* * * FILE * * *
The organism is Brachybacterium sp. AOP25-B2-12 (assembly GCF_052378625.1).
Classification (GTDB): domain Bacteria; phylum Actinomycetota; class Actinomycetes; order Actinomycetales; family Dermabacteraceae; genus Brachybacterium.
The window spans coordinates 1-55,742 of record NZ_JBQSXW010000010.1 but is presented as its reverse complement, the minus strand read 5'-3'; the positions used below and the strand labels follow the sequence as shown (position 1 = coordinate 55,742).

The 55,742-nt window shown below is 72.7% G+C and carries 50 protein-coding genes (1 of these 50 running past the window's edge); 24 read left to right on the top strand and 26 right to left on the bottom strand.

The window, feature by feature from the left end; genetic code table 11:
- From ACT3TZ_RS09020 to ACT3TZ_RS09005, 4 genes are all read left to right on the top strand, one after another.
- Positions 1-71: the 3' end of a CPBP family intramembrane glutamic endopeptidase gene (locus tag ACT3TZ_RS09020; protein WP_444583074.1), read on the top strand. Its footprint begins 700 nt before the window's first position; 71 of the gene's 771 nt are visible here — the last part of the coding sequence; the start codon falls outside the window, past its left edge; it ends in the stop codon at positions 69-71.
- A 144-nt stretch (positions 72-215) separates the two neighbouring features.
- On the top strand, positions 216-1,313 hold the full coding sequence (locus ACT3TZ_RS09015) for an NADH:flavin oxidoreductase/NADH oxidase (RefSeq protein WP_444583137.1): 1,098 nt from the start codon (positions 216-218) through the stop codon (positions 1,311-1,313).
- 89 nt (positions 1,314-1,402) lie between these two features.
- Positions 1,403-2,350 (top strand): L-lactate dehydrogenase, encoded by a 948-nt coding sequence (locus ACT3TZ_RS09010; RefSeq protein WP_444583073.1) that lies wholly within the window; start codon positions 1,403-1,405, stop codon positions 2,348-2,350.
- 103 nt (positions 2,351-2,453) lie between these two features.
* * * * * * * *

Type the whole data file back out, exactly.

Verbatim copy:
The organism is Brachybacterium sp. AOP25-B2-12 (assembly GCF_052378625.1).
Classification (GTDB): domain Bacteria; phylum Actinomycetota; class Actinomycetes; order Actinomycetales; family Dermabacteraceae; genus Brachybacterium.
The window spans coordinates 1-55,742 of record NZ_JBQSXW010000010.1 but is presented as its reverse complement, the minus strand read 5'-3'; the positions used below and the strand labels follow the sequence as shown (position 1 = coordinate 55,742).

The 55,742-nt window shown below is 72.7% G+C and carries 50 protein-coding genes (1 of these 50 running past the window's edge); 24 read left to right on the top strand and 26 right to left on the bottom strand.

The window, feature by feature from the left end; genetic code table 11:
- From ACT3TZ_RS09020 to ACT3TZ_RS09005, 4 genes are all read left to right on the top strand, one after another.
- Positions 1-71: the 3' end of a CPBP family intramembrane glutamic endopeptidase gene (locus tag ACT3TZ_RS09020; protein WP_444583074.1), read on the top strand. Its footprint begins 700 nt before the window's first position; 71 of the gene's 771 nt are visible here — the last part of the coding sequence; the start codon falls outside the window, past its left edge; it ends in the stop codon at positions 69-71.
- A 144-nt stretch (positions 72-215) separates the two neighbouring features.
- On the top strand, positions 216-1,313 hold the full coding sequence (locus ACT3TZ_RS09015) for an NADH:flavin oxidoreductase/NADH oxidase (RefSeq protein WP_444583137.1): 1,098 nt from the start codon (positions 216-218) through the stop codon (positions 1,311-1,313).
- 89 nt (positions 1,314-1,402) lie between these two features.
- Positions 1,403-2,350 (top strand): L-lactate dehydrogenase, encoded by a 948-nt coding sequence (locus ACT3TZ_RS09010; RefSeq protein WP_444583073.1) that lies wholly within the window; start codon positions 1,403-1,405, stop codon positions 2,348-2,350.
- 103 nt (positions 2,351-2,453) lie between these two features.